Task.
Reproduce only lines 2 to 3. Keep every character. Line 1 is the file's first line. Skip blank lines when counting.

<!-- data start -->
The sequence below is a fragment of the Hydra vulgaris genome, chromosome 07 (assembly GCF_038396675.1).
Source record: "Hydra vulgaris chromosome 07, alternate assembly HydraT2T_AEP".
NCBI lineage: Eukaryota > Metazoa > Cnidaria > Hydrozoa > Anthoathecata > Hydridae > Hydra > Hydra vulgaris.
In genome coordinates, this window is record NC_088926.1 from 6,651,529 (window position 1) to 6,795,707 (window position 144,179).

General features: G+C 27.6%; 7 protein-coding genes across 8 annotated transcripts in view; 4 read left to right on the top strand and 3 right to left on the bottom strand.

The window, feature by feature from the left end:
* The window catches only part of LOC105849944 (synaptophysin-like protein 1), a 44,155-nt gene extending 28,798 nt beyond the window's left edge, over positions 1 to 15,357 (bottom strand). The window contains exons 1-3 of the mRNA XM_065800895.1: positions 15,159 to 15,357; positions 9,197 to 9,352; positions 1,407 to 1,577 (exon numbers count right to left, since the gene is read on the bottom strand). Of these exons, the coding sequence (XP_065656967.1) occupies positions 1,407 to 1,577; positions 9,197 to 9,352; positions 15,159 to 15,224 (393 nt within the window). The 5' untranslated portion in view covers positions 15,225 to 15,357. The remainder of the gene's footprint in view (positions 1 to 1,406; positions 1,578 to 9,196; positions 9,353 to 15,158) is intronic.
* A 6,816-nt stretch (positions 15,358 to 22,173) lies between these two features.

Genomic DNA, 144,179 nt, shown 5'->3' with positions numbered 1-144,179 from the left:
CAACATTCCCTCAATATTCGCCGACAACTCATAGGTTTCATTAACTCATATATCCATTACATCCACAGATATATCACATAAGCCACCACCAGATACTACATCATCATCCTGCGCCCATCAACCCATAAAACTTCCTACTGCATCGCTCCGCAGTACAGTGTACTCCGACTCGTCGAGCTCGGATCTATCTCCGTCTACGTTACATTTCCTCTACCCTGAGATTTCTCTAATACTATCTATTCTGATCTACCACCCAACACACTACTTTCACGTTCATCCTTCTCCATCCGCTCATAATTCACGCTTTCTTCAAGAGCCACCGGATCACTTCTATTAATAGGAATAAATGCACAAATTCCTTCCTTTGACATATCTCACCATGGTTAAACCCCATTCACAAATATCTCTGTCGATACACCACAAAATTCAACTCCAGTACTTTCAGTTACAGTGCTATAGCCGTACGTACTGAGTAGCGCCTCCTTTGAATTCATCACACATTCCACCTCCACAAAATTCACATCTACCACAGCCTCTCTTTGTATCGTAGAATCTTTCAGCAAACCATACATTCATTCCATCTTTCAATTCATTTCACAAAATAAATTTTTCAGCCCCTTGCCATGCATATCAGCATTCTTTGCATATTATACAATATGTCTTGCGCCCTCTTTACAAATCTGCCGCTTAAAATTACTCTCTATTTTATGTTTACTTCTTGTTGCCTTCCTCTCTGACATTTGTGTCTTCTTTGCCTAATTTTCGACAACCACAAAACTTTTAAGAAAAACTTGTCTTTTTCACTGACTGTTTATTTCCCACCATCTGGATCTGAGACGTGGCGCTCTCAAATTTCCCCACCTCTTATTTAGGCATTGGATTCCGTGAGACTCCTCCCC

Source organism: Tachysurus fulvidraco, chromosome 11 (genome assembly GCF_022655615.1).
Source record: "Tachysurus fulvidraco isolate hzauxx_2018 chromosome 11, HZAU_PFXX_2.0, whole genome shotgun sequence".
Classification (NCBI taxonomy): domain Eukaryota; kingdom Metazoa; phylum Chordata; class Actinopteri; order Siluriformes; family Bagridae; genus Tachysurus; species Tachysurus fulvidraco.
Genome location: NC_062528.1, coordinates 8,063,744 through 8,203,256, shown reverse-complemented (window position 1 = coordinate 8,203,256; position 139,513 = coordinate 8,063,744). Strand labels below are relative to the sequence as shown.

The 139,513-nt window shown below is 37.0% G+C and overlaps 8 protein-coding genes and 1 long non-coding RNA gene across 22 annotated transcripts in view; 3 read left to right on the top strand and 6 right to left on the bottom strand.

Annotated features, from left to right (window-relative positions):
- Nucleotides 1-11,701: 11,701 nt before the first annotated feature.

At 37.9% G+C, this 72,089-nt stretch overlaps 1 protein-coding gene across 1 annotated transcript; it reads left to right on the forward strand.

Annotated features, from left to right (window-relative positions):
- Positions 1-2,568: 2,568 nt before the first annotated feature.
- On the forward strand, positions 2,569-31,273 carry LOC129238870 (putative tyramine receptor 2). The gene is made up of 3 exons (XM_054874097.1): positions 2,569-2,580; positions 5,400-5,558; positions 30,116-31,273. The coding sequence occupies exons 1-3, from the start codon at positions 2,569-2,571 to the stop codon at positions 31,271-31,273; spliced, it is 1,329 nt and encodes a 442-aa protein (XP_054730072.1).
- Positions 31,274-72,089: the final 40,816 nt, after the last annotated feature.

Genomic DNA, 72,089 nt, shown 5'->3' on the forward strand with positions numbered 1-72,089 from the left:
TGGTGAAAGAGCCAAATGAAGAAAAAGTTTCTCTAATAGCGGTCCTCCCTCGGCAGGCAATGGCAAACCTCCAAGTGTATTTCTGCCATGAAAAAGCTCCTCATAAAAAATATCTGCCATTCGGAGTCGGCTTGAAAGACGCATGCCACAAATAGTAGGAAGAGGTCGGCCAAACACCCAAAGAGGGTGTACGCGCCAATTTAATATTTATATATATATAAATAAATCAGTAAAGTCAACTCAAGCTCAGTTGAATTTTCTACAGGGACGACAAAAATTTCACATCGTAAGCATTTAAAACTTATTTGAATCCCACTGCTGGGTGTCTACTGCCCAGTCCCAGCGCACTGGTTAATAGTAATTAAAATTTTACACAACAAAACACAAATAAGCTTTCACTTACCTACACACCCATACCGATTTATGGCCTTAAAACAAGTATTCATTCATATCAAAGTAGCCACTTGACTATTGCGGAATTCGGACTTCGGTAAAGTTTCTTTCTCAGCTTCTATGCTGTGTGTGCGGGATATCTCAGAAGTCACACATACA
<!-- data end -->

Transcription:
Source record: "Hydra vulgaris chromosome 07, alternate assembly HydraT2T_AEP".
NCBI lineage: Eukaryota > Metazoa > Cnidaria > Hydrozoa > Anthoathecata > Hydridae > Hydra > Hydra vulgaris.